8 emotions are detected in real-time with ~77% F1 accuracy score. OpenCV, Python 3, Keras, data preprocessing, Deep Learning & Machine learning Techniques are used in this project. This was the final project of Kodluyoruz 1. Applied Data Science and Machine Learning Bootcamp, instructed by Engin Deniz Alpman. Project contributors are Berk Sudan and İrem Şahin.
In the dataset, each folder is dedicated to one person who shows a particular facial expression over tens of frames. Each person starts with a neutral/emotionless look and start exhibiting some overt emotion. Apart from neutral emotion, there are 7 emotions which are “anger,” “contempt”, “disgust”, “fear”, “happy”, “sadness”, “surprise”. An example of a dataset folder which contains emotion transition is shown below:
As seen in the images, after frames, facial expression which demonstrates “Surprise” becomes apparent. Pie chart of emotion labels can be shown below:
As seen in the chart, half of the emotions are neutral. Despite it seems unbalanced, yet, it is assumed that it represents the real world where emotions are mostly neutral.
First of all, with the help of our dataset preparer module, a clean, labeled and ready-to-use dataset has been built with images collected from Cohn-Kanade database, which consists of thousands of face images. As shown in the previous section (About Cohn-Kanade Database), all dataset folders contain set of images and only the first and the last one are suitable for use. Using such images, in which have an emotion label, paths of 654 images were obtained.
After getting paths of images, we converted each image into gray scales, reshaped and extracted 68 unsupervised landmark points from it using pretrained VGG-Face Shape Predictor. An example of unsupervised 68 points can be seen in the picture below:
These 68 points suggest the most distinguishable and representative spots in the face, yet, they didn’t mean anything by themselves.
So far, we only knew 2 coordinate values of a point. With using 136 parameters for each face image, along with 1 categorical label, we started training a model and checked the accuracy. But, accuracy scores were much less than expected. So, we did apply vectorization as an intermediary method. In this method, we supposed the mean spots in each axis as the starting point of the vector.
For iᵗʰ point, let’s say (xᵢ,yᵢ), we plotted two different vectors which have heads on the mean points in their axises. Such vectors that are colored in yellow, then, used for the next calculation. An example of vector extractions are shown in the figure below:
With the help of such vectors, we could able to calculate the rotation angle which can be seen in the figure below:
In order to calculate the rotation angle, let’s say α, we used the following formula:
Also, we could easily calculate the magnitude (as Euclidean Distance) of the vector using the following formula:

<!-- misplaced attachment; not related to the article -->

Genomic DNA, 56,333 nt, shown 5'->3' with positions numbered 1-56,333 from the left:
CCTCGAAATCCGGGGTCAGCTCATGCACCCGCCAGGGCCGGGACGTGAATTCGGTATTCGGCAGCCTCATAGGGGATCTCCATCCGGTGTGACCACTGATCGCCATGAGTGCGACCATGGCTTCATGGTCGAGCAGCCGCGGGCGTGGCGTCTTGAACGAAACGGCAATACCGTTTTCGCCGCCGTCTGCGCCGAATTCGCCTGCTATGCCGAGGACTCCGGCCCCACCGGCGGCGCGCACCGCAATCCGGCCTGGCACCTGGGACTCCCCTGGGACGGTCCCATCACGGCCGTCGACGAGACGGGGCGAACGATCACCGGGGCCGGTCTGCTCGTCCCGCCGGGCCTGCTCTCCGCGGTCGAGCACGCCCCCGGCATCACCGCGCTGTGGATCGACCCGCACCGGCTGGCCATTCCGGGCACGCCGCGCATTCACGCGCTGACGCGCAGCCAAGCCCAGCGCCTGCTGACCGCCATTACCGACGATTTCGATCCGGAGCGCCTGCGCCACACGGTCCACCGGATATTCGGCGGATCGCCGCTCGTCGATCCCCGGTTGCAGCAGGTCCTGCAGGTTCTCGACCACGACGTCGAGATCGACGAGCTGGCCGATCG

Consequently, we ended up with the rotation angle (α) and the magnitude (D). Thanks to this method, we were able to have better indicators for the target emotion label.
Applying Machine Learning Algorithms
By acquiring 2 columns from each point, along with the emotion label, we got 137 columns in total. Using Scikit Learn module, we applied SVM (Support Vector Machine), Random Forest, Gradient Boosting and Naïve Bayes algorithms. Among all algorithms, SVM and Random Forest gave fullfilling evaluation results.
Random Forest evaluation result is shown in the figure below:
Support Vector Machines evaluation result is shown in the figure below:
Using OpenCV and Dlib, images are captured periodically and classified in real time. Once an image is captured, the corresponding emotion label is predicted through feeding it into the machine learning model. Bounding box and face landmarks are both displayed in the screen. An example of real-time image classification is shown in the figure below:
Repository is available on GitHub. Don’t hesitate to contribute to the project! Also you can contact me whenever you want to ask something about the project.
- Cohn-Kanade (CK and CK+) Database, Kanade, T., Cohn, J. F., & Tian, Y. (2000). Comprehensive database for facial expression analysis. Proceedings of the Fourth IEEE International Conference on Automatic Face and Gesture Recognition (FG’00), Grenoble, France, 46–53.
- Lucey, P., Cohn, J. F., Kanade, T., Saragih, J., Ambadar, Z., & Matthews, I. (2010). The Extended Cohn-Kanade Dataset (CK+): A complete expression dataset for action unit and emotion-specified expression. Proceedings of the Third International Workshop on CVPR for Human Communicative Behavior Analysis (CVPR4HB 2010), San Francisco, USA, 94–101.Facial landmarks with dlib, OpenCV, and Python: https://www.pyimagesearch.com/2017/04/03/facial-landmarks-dlib-opencv-python/